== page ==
Acadia University professor Karolyn Smardz Frost has rightly earned acclaim for unearthing (literally and figuratively) the hidden history of Blacks in Canada. In 1985, she helped to excavate the residence of Thornton and Lucie Blackburn, enslaved blacks from Kentucky who took refuge in Toronto where they founded the city’s first taxicab company. Her award-winning book, I’ve Got a Home in Glory Land (2007) documents the couple’s journey.
Steal Away Home chronicles the life of another enslaved Kentuckian, Cecelia Jane Reynolds. At age nine, Reynolds was “gifted” to her master’s teenage daughter, Fanny Thruston. In her forced role as a “lady maid,” Reynolds travelled, at age 15, with the Thruston family to a swank hotel on the US side of Niagara Falls. It was 1846.
There, with the aid of free Blacks who worked at the establishment, she fled to Canada.
“It was surprising … that Southern tourists still insisted on carrying their servants with them to the brink of the Niagara River,” Frost writes. “But they did it all the time, unable to imagine a circumstance without Black hands to fold their clothes or to ready them for bed after an evening’s entertainment. … One day the Thrustons returned to the (hotel) only to find that Cecelia had vanished.”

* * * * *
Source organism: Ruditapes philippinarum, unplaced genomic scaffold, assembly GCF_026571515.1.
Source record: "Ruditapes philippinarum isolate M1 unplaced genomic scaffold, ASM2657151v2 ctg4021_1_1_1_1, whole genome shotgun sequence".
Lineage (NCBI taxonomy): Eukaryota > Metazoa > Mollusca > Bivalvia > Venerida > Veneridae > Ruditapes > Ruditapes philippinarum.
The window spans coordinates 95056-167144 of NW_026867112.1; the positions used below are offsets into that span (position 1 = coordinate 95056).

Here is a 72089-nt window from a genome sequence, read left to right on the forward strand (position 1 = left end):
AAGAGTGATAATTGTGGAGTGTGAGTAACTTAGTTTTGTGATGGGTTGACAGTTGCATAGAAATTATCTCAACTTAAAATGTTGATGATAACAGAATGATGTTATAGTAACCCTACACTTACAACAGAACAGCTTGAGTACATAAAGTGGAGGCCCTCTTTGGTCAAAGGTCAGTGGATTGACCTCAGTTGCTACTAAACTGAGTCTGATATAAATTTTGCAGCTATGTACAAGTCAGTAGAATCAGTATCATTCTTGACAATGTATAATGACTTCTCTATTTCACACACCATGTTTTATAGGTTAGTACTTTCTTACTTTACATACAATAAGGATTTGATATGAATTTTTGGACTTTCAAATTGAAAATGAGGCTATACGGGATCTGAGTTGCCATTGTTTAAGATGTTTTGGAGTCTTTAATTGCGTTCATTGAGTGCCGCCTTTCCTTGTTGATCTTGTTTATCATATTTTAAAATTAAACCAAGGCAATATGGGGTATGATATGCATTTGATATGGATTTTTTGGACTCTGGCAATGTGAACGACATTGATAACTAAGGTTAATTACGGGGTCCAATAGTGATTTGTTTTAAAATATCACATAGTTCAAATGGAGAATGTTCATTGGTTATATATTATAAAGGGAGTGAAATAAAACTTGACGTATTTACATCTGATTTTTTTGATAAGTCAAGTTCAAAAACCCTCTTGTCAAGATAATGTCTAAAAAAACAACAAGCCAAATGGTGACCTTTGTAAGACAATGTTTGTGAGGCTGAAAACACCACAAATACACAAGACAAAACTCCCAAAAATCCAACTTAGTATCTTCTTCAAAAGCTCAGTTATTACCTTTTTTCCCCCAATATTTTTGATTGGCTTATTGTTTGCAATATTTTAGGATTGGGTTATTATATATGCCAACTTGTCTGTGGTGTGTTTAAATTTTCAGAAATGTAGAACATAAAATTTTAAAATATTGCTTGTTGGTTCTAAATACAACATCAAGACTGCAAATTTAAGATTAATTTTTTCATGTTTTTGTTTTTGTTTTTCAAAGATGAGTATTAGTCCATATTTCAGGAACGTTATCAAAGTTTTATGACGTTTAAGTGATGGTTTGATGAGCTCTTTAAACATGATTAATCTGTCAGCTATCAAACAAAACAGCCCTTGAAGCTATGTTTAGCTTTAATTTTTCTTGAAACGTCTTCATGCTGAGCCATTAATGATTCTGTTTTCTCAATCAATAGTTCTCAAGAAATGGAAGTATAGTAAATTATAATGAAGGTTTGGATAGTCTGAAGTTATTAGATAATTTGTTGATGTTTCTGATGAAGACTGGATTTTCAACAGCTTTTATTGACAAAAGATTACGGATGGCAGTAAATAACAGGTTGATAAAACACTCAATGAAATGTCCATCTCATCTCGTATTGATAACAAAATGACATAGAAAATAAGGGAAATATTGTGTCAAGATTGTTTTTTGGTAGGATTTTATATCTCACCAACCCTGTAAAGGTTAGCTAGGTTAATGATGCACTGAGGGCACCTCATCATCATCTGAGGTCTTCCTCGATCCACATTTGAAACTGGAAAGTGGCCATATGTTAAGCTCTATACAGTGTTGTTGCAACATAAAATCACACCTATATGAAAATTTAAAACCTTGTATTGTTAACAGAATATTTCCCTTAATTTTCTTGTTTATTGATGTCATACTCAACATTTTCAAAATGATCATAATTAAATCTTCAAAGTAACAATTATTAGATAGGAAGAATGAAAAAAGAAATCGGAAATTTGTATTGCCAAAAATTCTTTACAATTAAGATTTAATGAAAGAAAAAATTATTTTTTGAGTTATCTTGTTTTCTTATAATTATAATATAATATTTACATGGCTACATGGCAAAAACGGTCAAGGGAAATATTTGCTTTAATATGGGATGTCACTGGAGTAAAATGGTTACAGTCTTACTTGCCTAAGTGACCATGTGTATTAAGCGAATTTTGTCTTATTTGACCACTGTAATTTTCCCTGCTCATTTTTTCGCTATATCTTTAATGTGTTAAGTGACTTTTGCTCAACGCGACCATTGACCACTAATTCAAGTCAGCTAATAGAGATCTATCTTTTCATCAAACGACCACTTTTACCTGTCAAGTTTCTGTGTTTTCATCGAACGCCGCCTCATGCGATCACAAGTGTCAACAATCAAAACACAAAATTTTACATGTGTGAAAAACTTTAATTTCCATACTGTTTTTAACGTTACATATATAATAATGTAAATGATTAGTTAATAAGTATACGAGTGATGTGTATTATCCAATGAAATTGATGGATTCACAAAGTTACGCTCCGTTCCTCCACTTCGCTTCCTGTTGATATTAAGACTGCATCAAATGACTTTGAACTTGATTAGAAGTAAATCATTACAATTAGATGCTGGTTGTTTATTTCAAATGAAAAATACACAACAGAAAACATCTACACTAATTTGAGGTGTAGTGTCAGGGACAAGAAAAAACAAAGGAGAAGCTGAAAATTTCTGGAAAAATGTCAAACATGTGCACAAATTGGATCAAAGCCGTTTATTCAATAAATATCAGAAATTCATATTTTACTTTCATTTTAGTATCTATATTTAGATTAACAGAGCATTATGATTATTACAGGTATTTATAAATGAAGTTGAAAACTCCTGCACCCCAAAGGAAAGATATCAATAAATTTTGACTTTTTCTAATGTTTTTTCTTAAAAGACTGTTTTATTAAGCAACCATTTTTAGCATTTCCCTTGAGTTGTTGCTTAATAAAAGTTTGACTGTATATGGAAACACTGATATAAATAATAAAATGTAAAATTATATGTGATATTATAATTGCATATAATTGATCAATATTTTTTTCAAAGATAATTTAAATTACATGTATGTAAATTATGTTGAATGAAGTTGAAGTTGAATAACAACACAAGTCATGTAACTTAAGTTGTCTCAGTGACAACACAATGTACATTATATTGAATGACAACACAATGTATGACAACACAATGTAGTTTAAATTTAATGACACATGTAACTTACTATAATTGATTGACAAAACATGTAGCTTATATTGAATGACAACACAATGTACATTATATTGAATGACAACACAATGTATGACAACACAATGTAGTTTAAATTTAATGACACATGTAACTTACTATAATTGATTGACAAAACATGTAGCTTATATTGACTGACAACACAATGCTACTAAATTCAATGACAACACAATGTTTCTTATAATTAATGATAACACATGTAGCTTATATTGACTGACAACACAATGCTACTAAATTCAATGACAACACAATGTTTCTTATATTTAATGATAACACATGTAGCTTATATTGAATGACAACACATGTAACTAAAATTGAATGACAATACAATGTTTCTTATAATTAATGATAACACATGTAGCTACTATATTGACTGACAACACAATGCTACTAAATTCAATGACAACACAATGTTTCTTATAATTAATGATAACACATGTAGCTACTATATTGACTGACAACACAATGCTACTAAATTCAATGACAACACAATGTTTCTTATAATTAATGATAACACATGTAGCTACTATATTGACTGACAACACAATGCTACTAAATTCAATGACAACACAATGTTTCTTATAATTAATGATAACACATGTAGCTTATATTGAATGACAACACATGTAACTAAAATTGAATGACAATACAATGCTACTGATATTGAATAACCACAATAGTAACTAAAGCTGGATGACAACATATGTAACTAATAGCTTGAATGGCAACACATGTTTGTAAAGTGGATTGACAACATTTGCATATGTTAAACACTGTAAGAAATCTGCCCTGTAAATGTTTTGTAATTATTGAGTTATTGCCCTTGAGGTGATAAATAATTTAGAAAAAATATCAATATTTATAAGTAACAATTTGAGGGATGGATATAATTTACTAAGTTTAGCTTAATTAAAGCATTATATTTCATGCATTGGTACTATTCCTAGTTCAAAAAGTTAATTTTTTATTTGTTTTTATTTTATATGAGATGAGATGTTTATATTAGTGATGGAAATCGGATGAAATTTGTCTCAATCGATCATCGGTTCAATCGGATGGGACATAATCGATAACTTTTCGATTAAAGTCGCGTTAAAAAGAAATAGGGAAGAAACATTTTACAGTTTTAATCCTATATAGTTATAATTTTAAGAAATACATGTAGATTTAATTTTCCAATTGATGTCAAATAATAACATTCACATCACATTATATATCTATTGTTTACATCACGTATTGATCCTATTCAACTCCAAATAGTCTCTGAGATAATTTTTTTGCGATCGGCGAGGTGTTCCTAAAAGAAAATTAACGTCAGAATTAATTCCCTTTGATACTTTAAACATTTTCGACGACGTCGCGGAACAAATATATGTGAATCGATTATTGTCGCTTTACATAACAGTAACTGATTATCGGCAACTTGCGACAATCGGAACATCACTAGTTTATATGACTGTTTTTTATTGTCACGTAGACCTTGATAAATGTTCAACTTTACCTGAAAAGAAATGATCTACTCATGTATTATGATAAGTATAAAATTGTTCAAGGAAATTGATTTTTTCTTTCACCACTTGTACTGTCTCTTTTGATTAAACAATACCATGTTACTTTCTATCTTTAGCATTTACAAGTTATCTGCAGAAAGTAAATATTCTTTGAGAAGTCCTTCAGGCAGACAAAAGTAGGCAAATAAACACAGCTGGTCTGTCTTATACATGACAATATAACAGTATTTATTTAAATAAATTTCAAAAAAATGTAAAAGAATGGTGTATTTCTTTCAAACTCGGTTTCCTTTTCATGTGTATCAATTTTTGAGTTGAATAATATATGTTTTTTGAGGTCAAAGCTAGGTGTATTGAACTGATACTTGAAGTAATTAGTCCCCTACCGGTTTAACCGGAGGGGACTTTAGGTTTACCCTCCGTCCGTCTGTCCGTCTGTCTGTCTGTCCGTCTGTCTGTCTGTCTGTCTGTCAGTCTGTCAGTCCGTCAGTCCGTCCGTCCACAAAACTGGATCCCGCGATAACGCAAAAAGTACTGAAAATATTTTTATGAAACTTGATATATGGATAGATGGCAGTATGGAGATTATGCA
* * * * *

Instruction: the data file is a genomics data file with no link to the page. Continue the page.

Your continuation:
The absorbing narrative turns on Reynolds’ efforts to secure the freedom of her enslaved mother, Mary, from members of Thruston’s extended family. In an effort to do so, Reynolds exchanged a series of letters with her former mistress (who had taught her basic literary skills).
The correspondence gives rise to an astounding alliance between an aristocratic Southern belle and a determined Black woman who’d once been viewed as “property.”
In a letter to Reynolds, Thruston wrote: “I often think of you Cecelia … I can never forget you, and far from reproaching you for leaving me, I think and always thought it a very natural desire for the slave to be free.”
An intriguing “both sides now” examination of human bondage.
Steal Away Home
by Karolyn Smardz Frost